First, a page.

Why still treat gov't as alien and exogenously given?
PS: I think the post reflects somethings deeper come up in Steve's mind? Maybe we can some funny anecdote for this weekend....
"a coherent economic model with a role for the government that is not a chicken model"ReplyDelete
You gave an example of one that is a chicken model, how about one of those that isn't?
There are two types of question about chickens:ReplyDelete
1. Why should the government produce chickens?
2. If the government should be producing chickens, how many chickens should the government produce?
Assuming only the government can produce chickens obviously doesn't work for the first question. But, if true, it can be a good working assumption for a model that addresses the second question.
The ISLM model is used for the second type of question. If it is in fact true that prices are sticky, so that monetary policy has real consequences, which particular monetary policy is best?
It depends what "sticky" means. Does this mean we observe that (some?) prices change infrequently, that if monetary policy changes (some, all?) prices are observed not to change, or what?
Look, I don't see your criticism (or at least part of it).ReplyDelete
If people really do like chickens, and if government really is more efficient at producing chickens, then government should produce chickens. It's not a fancy model; it doesn't go back to how atoms (or quantums) interact, and that step by step leads up to government producing chickens, but it's very useful and 100% sound logic, as long as it really is true that government is more efficient at producing chickens, there's no unaccounted for significant side effects.
And with regard to why can't the free market just duplicate anything the government can do, as one anonymous said, briefly, as just one example, the government can decide to not massively pollute, and the voters can hold them to it. A private company has an incentive to pollute; it increases profits, so they won't want to not pollute. So you at least need government regulation -- if it's possible to keep an eye on them well. The government can end a free rider problem with force -- they have police and military, and the private sector doesn't, or at least in this country, forces not nearly as powerful as the governments.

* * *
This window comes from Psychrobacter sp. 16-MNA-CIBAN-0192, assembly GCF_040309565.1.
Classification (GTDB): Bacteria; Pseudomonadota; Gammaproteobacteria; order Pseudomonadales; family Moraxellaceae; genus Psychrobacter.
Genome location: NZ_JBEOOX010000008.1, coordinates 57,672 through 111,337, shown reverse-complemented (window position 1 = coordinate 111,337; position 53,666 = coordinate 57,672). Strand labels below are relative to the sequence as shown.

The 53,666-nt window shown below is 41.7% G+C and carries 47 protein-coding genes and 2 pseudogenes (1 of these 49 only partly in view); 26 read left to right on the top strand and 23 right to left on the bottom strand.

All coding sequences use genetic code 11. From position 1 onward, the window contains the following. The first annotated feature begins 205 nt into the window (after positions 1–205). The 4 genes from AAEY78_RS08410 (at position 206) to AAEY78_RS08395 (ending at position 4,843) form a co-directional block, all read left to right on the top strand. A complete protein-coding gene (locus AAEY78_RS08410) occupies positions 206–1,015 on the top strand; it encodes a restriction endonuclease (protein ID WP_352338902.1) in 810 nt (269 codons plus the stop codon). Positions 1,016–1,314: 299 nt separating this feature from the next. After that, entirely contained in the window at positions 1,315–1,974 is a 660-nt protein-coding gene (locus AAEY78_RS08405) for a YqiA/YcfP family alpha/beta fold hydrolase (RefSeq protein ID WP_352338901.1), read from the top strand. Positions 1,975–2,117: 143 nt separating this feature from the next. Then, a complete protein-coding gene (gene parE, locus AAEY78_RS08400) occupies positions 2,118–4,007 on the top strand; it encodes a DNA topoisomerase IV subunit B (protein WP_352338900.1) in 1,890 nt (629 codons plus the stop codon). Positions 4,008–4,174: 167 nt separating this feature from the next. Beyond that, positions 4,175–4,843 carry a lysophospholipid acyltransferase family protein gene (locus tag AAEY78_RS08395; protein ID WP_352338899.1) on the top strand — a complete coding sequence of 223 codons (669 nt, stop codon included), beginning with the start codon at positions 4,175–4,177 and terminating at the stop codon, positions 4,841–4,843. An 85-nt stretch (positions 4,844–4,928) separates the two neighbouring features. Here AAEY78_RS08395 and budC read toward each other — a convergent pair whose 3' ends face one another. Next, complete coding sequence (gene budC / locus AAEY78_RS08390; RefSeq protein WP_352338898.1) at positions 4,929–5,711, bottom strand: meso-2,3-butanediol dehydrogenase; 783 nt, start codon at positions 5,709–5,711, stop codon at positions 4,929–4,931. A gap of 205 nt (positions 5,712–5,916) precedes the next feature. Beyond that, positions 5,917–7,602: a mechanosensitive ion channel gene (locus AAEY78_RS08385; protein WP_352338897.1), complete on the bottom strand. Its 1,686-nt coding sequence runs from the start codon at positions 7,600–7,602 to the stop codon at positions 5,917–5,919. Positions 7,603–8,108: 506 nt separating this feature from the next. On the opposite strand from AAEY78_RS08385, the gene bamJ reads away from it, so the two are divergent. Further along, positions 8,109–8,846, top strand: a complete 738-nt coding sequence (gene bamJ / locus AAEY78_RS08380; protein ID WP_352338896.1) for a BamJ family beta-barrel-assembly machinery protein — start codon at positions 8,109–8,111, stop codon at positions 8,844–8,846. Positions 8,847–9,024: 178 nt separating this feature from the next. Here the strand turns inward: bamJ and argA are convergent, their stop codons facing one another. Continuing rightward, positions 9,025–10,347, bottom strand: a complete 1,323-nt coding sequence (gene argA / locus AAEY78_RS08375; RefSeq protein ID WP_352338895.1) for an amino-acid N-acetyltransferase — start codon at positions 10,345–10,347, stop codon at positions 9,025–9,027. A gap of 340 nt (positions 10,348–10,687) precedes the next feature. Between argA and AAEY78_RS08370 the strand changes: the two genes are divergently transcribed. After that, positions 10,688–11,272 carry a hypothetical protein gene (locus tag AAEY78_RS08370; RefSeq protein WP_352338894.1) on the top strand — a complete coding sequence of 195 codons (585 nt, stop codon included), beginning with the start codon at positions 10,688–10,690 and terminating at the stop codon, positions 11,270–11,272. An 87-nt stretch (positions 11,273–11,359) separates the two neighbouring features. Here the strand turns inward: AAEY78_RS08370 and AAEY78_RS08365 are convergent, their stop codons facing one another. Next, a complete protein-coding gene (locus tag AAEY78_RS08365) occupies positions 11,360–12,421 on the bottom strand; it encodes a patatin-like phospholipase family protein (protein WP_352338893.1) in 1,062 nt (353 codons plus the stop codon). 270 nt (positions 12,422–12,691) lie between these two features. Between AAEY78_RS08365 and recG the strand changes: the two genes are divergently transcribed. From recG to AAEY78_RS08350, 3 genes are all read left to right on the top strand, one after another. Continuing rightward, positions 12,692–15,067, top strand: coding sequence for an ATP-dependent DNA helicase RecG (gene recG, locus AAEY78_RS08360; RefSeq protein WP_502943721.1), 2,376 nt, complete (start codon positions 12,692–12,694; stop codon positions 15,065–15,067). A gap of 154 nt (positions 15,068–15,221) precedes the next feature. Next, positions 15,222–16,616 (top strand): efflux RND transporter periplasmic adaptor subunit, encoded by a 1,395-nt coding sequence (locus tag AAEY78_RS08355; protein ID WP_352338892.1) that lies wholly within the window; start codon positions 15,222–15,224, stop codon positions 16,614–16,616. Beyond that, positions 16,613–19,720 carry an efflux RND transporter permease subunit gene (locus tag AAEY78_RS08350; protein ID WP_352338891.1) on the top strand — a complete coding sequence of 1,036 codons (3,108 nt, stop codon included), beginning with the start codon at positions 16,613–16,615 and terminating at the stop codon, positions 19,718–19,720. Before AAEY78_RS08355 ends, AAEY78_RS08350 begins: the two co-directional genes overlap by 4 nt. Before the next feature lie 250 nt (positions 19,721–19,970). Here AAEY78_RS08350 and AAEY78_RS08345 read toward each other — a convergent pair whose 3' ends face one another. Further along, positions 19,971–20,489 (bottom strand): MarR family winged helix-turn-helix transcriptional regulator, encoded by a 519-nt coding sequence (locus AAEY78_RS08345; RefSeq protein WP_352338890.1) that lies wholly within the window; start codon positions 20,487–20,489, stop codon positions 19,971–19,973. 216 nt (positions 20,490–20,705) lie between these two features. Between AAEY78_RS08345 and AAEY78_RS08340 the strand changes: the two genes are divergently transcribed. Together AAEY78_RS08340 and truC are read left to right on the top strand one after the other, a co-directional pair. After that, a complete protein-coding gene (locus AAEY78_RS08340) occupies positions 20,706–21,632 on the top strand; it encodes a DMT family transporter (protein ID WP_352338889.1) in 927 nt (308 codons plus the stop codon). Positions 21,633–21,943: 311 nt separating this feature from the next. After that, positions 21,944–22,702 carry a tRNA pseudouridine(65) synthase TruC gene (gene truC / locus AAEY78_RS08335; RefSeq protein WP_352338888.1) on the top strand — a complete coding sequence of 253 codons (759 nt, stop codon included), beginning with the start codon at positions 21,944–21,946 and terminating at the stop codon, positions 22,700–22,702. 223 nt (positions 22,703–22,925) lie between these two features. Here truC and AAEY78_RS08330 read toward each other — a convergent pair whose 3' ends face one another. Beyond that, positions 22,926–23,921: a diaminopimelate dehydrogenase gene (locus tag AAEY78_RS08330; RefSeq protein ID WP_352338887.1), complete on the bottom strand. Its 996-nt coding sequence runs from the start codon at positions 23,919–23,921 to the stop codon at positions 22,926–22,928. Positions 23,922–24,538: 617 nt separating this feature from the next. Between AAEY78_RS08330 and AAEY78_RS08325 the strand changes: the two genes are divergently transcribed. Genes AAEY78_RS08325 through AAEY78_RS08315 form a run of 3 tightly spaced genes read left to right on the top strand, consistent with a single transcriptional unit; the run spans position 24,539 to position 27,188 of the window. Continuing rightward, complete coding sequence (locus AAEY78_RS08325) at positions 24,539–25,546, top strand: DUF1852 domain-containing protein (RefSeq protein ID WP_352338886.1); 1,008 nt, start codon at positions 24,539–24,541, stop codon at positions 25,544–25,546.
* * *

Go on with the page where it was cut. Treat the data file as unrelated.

A giant global model that goes all the way back to quantums can be useful (if not interpreted over-literally) but it's not necessary to do great things. Mankind advanced greatly before superstring theory, which still isn't perfected, just by induction from constantly observed regularities -- these substances make strong steel, these combination's make an explosion, air patterns work this way, so a plane can fly, even if we don't know much about how the individual molecules and quantums in the air work, and so on.
Steve: agreed. Even if we observe that prices change infrequently, it doesn't mean that prices are "sticky" in the sense required for (e.g.) Keynesian or old monetarist macro to work. I had a good argument with David Andolfatto on this a few months back, laying out my reasons for thinking prices are (probably) sticky in something like the required sense. http://worthwhile.typepad.com/worthwhile_canadian_initi/2010/07/why-im-still-a-stickyprice-macroeconomist.htmlReplyDelete
We had a conversation about this the other day. The funny thing is that it's the macro people who spend their time worrying about price stickiness. I/O people, whose stock and trade is pricing, do not seem to think that price stickiness is worthy of study.
Steve; on the I/O people. That is funny/interesting. Here's my take. It might just be that there's nothing intrinsically interesting about price stickiness for the I/O people. Or, maybe, it's one of those fallacies of composition things. Price stickiness might be unimportant at the individual firm level, but if there are real rigidities, small nominal rigidities at the individual level might add up to big nominal rigidities at the aggregate level. Or maybe the other shocks the I/O people are interested in tend to cancel out at the aggregate level.ReplyDelete
Here's a simple heuristic argument for sticky prices: For a small open economy, there are two indices of the value of money: the CPI level and the exchange rate. Anybody can forecast next month's CPI within (say) 1%; nobody can predict next month's exchange rate within 1%.